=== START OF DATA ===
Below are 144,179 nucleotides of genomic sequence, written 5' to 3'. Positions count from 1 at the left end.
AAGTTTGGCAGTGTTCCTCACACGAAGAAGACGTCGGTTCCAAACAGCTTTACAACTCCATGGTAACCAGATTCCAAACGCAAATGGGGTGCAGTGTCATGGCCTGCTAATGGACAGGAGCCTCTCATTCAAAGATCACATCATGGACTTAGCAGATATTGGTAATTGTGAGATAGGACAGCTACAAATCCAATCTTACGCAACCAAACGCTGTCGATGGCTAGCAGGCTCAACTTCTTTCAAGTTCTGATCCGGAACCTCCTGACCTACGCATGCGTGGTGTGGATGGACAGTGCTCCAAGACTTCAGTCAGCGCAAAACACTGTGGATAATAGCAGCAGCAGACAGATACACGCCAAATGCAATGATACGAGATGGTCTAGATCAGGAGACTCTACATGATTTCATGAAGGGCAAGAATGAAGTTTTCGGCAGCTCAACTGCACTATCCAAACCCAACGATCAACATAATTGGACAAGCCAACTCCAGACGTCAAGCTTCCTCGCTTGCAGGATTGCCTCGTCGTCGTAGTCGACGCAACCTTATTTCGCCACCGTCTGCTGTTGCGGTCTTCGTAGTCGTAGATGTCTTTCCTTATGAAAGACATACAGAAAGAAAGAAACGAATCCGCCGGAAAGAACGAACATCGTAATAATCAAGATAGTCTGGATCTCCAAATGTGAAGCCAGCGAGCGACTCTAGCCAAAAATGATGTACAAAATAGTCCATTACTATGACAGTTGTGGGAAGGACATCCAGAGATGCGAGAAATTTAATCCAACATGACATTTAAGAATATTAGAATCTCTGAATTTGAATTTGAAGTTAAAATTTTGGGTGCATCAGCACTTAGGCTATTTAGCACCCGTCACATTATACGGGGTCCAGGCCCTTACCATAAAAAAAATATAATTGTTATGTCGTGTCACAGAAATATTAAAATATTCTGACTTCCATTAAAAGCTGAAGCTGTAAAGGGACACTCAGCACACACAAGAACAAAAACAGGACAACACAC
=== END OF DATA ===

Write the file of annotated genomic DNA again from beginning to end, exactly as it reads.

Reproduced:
Below are 144,179 nucleotides of genomic sequence, written 5' to 3'. Positions count from 1 at the left end.
AAGTTTGGCAGTGTTCCTCACACGAAGAAGACGTCGGTTCCAAACAGCTTTACAACTCCATGGTAACCAGATTCCAAACGCAAATGGGGTGCAGTGTCATGGCCTGCTAATGGACAGGAGCCTCTCATTCAAAGATCACATCATGGACTTAGCAGATATTGGTAATTGTGAGATAGGACAGCTACAAATCCAATCTTACGCAACCAAACGCTGTCGATGGCTAGCAGGCTCAACTTCTTTCAAGTTCTGATCCGGAACCTCCTGACCTACGCATGCGTGGTGTGGATGGACAGTGCTCCAAGACTTCAGTCAGCGCAAAACACTGTGGATAATAGCAGCAGCAGACAGATACACGCCAAATGCAATGATACGAGATGGTCTAGATCAGGAGACTCTACATGATTTCATGAAGGGCAAGAATGAAGTTTTCGGCAGCTCAACTGCACTATCCAAACCCAACGATCAACATAATTGGACAAGCCAACTCCAGACGTCAAGCTTCCTCGCTTGCAGGATTGCCTCGTCGTCGTAGTCGACGCAACCTTATTTCGCCACCGTCTGCTGTTGCGGTCTTCGTAGTCGTAGATGTCTTTCCTTATGAAAGACATACAGAAAGAAAGAAACGAATCCGCCGGAAAGAACGAACATCGTAATAATCAAGATAGTCTGGATCTCCAAATGTGAAGCCAGCGAGCGACTCTAGCCAAAAATGATGTACAAAATAGTCCATTACTATGACAGTTGTGGGAAGGACATCCAGAGATGCGAGAAATTTAATCCAACATGACATTTAAGAATATTAGAATCTCTGAATTTGAATTTGAAGTTAAAATTTTGGGTGCATCAGCACTTAGGCTATTTAGCACCCGTCACATTATACGGGGTCCAGGCCCTTACCATAAAAAAAATATAATTGTTATGTCGTGTCACAGAAATATTAAAATATTCTGACTTCCATTAAAAGCTGAAGCTGTAAAGGGACACTCAGCACACACAAGAACAAAAACAGGACAACACAC